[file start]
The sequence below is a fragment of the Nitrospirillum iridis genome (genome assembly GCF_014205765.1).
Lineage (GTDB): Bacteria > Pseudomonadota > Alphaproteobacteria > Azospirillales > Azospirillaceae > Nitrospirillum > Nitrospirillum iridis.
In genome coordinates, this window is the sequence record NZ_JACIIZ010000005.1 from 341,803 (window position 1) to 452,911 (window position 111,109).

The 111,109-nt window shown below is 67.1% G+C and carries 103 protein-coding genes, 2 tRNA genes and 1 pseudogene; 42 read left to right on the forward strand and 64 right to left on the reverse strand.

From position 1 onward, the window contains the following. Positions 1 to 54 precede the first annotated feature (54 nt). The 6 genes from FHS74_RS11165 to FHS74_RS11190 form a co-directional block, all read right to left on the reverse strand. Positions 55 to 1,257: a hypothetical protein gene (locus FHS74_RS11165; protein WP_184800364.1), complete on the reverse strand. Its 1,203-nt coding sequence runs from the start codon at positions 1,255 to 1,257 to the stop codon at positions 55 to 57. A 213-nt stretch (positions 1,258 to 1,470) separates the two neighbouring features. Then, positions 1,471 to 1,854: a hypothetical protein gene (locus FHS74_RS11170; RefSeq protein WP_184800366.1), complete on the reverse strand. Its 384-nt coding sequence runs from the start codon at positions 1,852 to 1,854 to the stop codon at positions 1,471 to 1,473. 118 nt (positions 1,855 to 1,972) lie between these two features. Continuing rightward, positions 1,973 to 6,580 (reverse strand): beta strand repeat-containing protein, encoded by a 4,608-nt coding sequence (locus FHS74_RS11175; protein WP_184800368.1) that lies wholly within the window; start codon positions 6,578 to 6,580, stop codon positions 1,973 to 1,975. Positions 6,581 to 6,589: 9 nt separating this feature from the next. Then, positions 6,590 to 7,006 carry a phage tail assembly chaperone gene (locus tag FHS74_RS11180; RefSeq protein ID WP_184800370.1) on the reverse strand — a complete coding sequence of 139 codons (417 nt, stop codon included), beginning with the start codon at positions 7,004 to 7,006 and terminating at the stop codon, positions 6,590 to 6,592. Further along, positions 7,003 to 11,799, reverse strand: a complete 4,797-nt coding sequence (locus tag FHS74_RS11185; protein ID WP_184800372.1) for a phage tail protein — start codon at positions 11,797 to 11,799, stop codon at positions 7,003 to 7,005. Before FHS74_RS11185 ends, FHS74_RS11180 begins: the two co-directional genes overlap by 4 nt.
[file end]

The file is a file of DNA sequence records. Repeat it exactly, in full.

The sequence below is a fragment of the Nitrospirillum iridis genome (genome assembly GCF_014205765.1).
Lineage (GTDB): Bacteria > Pseudomonadota > Alphaproteobacteria > Azospirillales > Azospirillaceae > Nitrospirillum > Nitrospirillum iridis.
In genome coordinates, this window is the sequence record NZ_JACIIZ010000005.1 from 341,803 (window position 1) to 452,911 (window position 111,109).

The 111,109-nt window shown below is 67.1% G+C and carries 103 protein-coding genes, 2 tRNA genes and 1 pseudogene; 42 read left to right on the forward strand and 64 right to left on the reverse strand.

From position 1 onward, the window contains the following. Positions 1 to 54 precede the first annotated feature (54 nt). The 6 genes from FHS74_RS11165 to FHS74_RS11190 form a co-directional block, all read right to left on the reverse strand. Positions 55 to 1,257: a hypothetical protein gene (locus FHS74_RS11165; protein WP_184800364.1), complete on the reverse strand. Its 1,203-nt coding sequence runs from the start codon at positions 1,255 to 1,257 to the stop codon at positions 55 to 57. A 213-nt stretch (positions 1,258 to 1,470) separates the two neighbouring features. Then, positions 1,471 to 1,854: a hypothetical protein gene (locus FHS74_RS11170; RefSeq protein WP_184800366.1), complete on the reverse strand. Its 384-nt coding sequence runs from the start codon at positions 1,852 to 1,854 to the stop codon at positions 1,471 to 1,473. 118 nt (positions 1,855 to 1,972) lie between these two features. Continuing rightward, positions 1,973 to 6,580 (reverse strand): beta strand repeat-containing protein, encoded by a 4,608-nt coding sequence (locus FHS74_RS11175; protein WP_184800368.1) that lies wholly within the window; start codon positions 6,578 to 6,580, stop codon positions 1,973 to 1,975. Positions 6,581 to 6,589: 9 nt separating this feature from the next. Then, positions 6,590 to 7,006 carry a phage tail assembly chaperone gene (locus tag FHS74_RS11180; RefSeq protein ID WP_184800370.1) on the reverse strand — a complete coding sequence of 139 codons (417 nt, stop codon included), beginning with the start codon at positions 7,004 to 7,006 and terminating at the stop codon, positions 6,590 to 6,592. Further along, positions 7,003 to 11,799, reverse strand: a complete 4,797-nt coding sequence (locus tag FHS74_RS11185; protein ID WP_184800372.1) for a phage tail protein — start codon at positions 11,797 to 11,799, stop codon at positions 7,003 to 7,005. Before FHS74_RS11185 ends, FHS74_RS11180 begins: the two co-directional genes overlap by 4 nt.